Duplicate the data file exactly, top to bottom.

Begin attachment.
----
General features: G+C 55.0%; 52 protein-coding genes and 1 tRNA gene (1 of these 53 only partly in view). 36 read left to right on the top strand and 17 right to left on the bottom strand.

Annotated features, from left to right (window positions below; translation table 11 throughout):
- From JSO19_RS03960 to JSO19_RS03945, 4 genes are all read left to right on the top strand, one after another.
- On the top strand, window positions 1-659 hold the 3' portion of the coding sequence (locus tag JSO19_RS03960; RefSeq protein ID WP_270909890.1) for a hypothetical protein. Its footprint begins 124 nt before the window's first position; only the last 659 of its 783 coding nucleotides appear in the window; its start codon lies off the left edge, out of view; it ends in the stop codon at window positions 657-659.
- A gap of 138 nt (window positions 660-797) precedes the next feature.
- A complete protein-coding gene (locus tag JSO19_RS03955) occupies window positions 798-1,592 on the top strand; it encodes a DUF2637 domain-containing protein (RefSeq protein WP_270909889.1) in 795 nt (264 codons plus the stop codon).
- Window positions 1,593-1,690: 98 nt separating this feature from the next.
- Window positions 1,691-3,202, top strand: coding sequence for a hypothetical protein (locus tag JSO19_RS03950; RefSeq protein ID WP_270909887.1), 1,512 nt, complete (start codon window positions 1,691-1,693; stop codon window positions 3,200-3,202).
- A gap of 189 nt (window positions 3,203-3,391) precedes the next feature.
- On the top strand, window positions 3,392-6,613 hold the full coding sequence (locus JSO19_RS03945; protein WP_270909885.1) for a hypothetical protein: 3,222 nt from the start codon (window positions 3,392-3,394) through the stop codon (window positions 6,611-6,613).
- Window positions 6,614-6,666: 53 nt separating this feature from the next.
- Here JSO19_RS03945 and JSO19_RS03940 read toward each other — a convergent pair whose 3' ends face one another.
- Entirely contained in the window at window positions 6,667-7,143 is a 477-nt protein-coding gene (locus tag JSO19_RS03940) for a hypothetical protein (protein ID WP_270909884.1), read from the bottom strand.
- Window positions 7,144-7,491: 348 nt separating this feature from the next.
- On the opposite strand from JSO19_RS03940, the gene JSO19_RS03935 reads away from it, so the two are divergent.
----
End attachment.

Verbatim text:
General features: G+C 55.0%; 52 protein-coding genes and 1 tRNA gene (1 of these 53 only partly in view). 36 read left to right on the top strand and 17 right to left on the bottom strand.

Annotated features, from left to right (window positions below; translation table 11 throughout):
- From JSO19_RS03960 to JSO19_RS03945, 4 genes are all read left to right on the top strand, one after another.
- On the top strand, window positions 1-659 hold the 3' portion of the coding sequence (locus tag JSO19_RS03960; RefSeq protein ID WP_270909890.1) for a hypothetical protein. Its footprint begins 124 nt before the window's first position; only the last 659 of its 783 coding nucleotides appear in the window; its start codon lies off the left edge, out of view; it ends in the stop codon at window positions 657-659.
- A gap of 138 nt (window positions 660-797) precedes the next feature.
- A complete protein-coding gene (locus tag JSO19_RS03955) occupies window positions 798-1,592 on the top strand; it encodes a DUF2637 domain-containing protein (RefSeq protein WP_270909889.1) in 795 nt (264 codons plus the stop codon).
- Window positions 1,593-1,690: 98 nt separating this feature from the next.
- Window positions 1,691-3,202, top strand: coding sequence for a hypothetical protein (locus tag JSO19_RS03950; RefSeq protein ID WP_270909887.1), 1,512 nt, complete (start codon window positions 1,691-1,693; stop codon window positions 3,200-3,202).
- A gap of 189 nt (window positions 3,203-3,391) precedes the next feature.
- On the top strand, window positions 3,392-6,613 hold the full coding sequence (locus JSO19_RS03945; protein WP_270909885.1) for a hypothetical protein: 3,222 nt from the start codon (window positions 3,392-3,394) through the stop codon (window positions 6,611-6,613).
- Window positions 6,614-6,666: 53 nt separating this feature from the next.
- Here JSO19_RS03945 and JSO19_RS03940 read toward each other — a convergent pair whose 3' ends face one another.
- Entirely contained in the window at window positions 6,667-7,143 is a 477-nt protein-coding gene (locus tag JSO19_RS03940) for a hypothetical protein (protein ID WP_270909884.1), read from the bottom strand.
- Window positions 7,144-7,491: 348 nt separating this feature from the next.
- On the opposite strand from JSO19_RS03940, the gene JSO19_RS03935 reads away from it, so the two are divergent.